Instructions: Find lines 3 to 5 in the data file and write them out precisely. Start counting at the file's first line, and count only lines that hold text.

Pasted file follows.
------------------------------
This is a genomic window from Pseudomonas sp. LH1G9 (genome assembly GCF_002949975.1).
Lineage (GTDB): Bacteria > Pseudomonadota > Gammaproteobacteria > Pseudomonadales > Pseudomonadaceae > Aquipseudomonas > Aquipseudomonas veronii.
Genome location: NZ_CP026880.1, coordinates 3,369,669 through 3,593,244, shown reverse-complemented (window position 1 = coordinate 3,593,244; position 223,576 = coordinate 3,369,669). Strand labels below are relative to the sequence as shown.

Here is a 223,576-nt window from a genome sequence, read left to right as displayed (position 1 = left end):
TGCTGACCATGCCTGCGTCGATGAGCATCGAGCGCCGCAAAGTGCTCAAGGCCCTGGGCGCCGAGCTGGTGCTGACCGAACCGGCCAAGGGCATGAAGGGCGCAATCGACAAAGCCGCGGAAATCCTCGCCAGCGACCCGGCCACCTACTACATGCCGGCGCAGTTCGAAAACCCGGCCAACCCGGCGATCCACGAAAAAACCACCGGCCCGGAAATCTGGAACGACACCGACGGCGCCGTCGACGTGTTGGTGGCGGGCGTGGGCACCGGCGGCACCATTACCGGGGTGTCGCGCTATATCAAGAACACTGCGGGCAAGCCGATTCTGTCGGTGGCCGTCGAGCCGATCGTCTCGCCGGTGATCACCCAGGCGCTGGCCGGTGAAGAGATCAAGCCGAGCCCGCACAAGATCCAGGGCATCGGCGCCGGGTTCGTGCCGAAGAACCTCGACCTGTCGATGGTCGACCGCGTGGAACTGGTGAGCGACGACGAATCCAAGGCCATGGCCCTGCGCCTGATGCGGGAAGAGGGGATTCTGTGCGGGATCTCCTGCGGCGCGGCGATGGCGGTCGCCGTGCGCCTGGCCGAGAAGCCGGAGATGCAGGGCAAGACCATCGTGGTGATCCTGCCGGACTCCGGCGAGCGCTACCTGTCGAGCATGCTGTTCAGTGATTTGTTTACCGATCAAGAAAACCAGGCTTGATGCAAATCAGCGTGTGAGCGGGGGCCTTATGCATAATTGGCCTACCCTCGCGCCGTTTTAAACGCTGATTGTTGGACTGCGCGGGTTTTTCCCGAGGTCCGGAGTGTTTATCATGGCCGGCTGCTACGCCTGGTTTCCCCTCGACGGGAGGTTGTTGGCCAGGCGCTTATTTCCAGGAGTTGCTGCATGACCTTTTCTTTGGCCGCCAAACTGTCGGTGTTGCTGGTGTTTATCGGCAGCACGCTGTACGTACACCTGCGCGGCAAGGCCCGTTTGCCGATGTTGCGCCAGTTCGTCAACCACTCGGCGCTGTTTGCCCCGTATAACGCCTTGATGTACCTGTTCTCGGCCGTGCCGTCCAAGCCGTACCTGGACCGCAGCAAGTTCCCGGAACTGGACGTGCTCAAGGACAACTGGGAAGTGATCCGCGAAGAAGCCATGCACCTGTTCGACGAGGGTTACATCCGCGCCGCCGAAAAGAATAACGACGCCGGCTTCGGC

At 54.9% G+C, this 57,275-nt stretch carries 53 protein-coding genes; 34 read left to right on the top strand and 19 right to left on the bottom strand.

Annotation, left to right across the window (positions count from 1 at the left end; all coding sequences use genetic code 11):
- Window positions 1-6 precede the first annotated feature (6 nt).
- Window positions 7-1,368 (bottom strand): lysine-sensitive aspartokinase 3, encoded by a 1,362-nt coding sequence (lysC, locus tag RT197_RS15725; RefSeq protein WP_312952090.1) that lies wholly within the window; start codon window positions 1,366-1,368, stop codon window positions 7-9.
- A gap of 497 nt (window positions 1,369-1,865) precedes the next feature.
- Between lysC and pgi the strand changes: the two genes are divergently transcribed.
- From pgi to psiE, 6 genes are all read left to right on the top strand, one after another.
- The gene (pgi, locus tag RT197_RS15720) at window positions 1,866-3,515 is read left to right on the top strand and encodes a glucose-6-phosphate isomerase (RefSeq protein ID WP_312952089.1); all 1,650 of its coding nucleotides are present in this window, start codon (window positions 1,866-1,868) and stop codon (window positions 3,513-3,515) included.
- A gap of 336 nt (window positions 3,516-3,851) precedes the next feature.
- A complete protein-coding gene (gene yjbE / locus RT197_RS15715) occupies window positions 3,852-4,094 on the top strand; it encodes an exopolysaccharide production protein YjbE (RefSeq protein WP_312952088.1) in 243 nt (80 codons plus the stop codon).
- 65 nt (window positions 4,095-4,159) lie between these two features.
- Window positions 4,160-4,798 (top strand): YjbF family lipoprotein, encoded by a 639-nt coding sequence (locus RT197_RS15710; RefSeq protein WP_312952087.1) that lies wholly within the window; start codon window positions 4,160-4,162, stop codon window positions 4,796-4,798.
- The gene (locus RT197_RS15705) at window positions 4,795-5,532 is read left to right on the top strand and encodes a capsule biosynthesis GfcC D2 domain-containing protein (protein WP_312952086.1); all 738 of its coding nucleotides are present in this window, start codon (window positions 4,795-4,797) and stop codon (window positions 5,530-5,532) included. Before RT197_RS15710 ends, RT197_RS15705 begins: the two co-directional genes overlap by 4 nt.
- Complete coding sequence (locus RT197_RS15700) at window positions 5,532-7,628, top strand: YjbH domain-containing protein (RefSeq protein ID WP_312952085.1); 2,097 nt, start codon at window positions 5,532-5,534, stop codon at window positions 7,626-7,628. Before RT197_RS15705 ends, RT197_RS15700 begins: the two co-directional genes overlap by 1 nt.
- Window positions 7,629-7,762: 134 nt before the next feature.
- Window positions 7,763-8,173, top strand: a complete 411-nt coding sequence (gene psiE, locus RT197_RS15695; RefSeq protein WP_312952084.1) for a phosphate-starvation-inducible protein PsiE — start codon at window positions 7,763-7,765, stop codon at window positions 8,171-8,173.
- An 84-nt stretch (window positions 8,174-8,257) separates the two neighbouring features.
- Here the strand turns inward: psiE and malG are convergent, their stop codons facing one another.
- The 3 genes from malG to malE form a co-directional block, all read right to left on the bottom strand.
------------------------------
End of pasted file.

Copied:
Genome location: NZ_CP026880.1, coordinates 3,369,669 through 3,593,244, shown reverse-complemented (window position 1 = coordinate 3,593,244; position 223,576 = coordinate 3,369,669). Strand labels below are relative to the sequence as shown.

Here is a 223,576-nt window from a genome sequence, read left to right as displayed (position 1 = left end):
TGCTGACCATGCCTGCGTCGATGAGCATCGAGCGCCGCAAAGTGCTCAAGGCCCTGGGCGCCGAGCTGGTGCTGACCGAACCGGCCAAGGGCATGAAGGGCGCAATCGACAAAGCCGCGGAAATCCTCGCCAGCGACCCGGCCACCTACTACATGCCGGCGCAGTTCGAAAACCCGGCCAACCCGGCGATCCACGAAAAAACCACCGGCCCGGAAATCTGGAACGACACCGACGGCGCCGTCGACGTGTTGGTGGCGGGCGTGGGCACCGGCGGCACCATTACCGGGGTGTCGCGCTATATCAAGAACACTGCGGGCAAGCCGATTCTGTCGGTGGCCGTCGAGCCGATCGTCTCGCCGGTGATCACCCAGGCGCTGGCCGGTGAAGAGATCAAGCCGAGCCCGCACAAGATCCAGGGCATCGGCGCCGGGTTCGTGCCGAAGAACCTCGACCTGTCGATGGTCGACCGCGTGGAACTGGTGAGCGACGACGAATCCAAGGCCATGGCCCTGCGCCTGATGCGGGAAGAGGGGATTCTGTGCGGGATCTCCTGCGGCGCGGCGATGGCGGTCGCCGTGCGCCTGGCCGAGAAGCCGGAGATGCAGGGCAAGACCATCGTGGTGATCCTGCCGGACTCCGGCGAGCGCTACCTGTCGAGCATGCTGTTCAGTGATTTGTTTACCGATCAAGAAAACCAGGCTTGATGCAAATCAGCGTGTGAGCGGGGGCCTTATGCATAATTGGCCTACCCTCGCGCCGTTTTAAACGCTGATTGTTGGACTGCGCGGGTTTTTCCCGAGGTCCGGAGTGTTTATCATGGCCGGCTGCTACGCCTGGTTTCCCCTCGACGGGAGGTTGTTGGCCAGGCGCTTATTTCCAGGAGTTGCTGCATGACCTTTTCTTTGGCCGCCAAACTGTCGGTGTTGCTGGTGTTTATCGGCAGCACGCTGTACGTACACCTGCGCGGCAAGGCCCGTTTGCCGATGTTGCGCCAGTTCGTCAACCACTCGGCGCTGTTTGCCCCGTATAACGCCTTGATGTACCTGTTCTCGGCCGTGCCGTCCAAGCCGTACCTGGACCGCAGCAAGTTCCCGGAACTGGACGTGCTCAAGGACAACTGGGAAGTGATCCGCGAAGAAGCCATGCACCTGTTCGACGAGGGTTACATCCGCGCCGCCGAAAAGAATAACGACGCCGGCTTCGGC